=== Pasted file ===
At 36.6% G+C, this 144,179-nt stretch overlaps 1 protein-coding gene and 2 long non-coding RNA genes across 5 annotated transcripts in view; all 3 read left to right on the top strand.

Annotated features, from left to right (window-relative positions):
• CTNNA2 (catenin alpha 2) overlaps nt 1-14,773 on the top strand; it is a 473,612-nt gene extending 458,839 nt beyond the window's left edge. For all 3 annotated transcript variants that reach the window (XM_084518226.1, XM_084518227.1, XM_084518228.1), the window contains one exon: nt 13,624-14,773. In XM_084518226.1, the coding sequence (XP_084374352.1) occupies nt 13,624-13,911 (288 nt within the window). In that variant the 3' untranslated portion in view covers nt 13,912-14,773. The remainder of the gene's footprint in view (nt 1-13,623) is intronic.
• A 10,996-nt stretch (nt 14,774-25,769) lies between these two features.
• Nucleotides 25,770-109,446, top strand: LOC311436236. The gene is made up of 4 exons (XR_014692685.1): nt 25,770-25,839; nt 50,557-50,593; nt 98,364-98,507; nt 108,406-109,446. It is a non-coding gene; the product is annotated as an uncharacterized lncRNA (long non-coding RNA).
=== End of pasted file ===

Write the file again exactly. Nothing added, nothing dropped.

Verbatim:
At 36.6% G+C, this 144,179-nt stretch overlaps 1 protein-coding gene and 2 long non-coding RNA genes across 5 annotated transcripts in view; all 3 read left to right on the top strand.

Annotated features, from left to right (window-relative positions):
• CTNNA2 (catenin alpha 2) overlaps nt 1-14,773 on the top strand; it is a 473,612-nt gene extending 458,839 nt beyond the window's left edge. For all 3 annotated transcript variants that reach the window (XM_084518226.1, XM_084518227.1, XM_084518228.1), the window contains one exon: nt 13,624-14,773. In XM_084518226.1, the coding sequence (XP_084374352.1) occupies nt 13,624-13,911 (288 nt within the window). In that variant the 3' untranslated portion in view covers nt 13,912-14,773. The remainder of the gene's footprint in view (nt 1-13,623) is intronic.
• A 10,996-nt stretch (nt 14,774-25,769) lies between these two features.
• Nucleotides 25,770-109,446, top strand: LOC311436236. The gene is made up of 4 exons (XR_014692685.1): nt 25,770-25,839; nt 50,557-50,593; nt 98,364-98,507; nt 108,406-109,446. It is a non-coding gene; the product is annotated as an uncharacterized lncRNA (long non-coding RNA).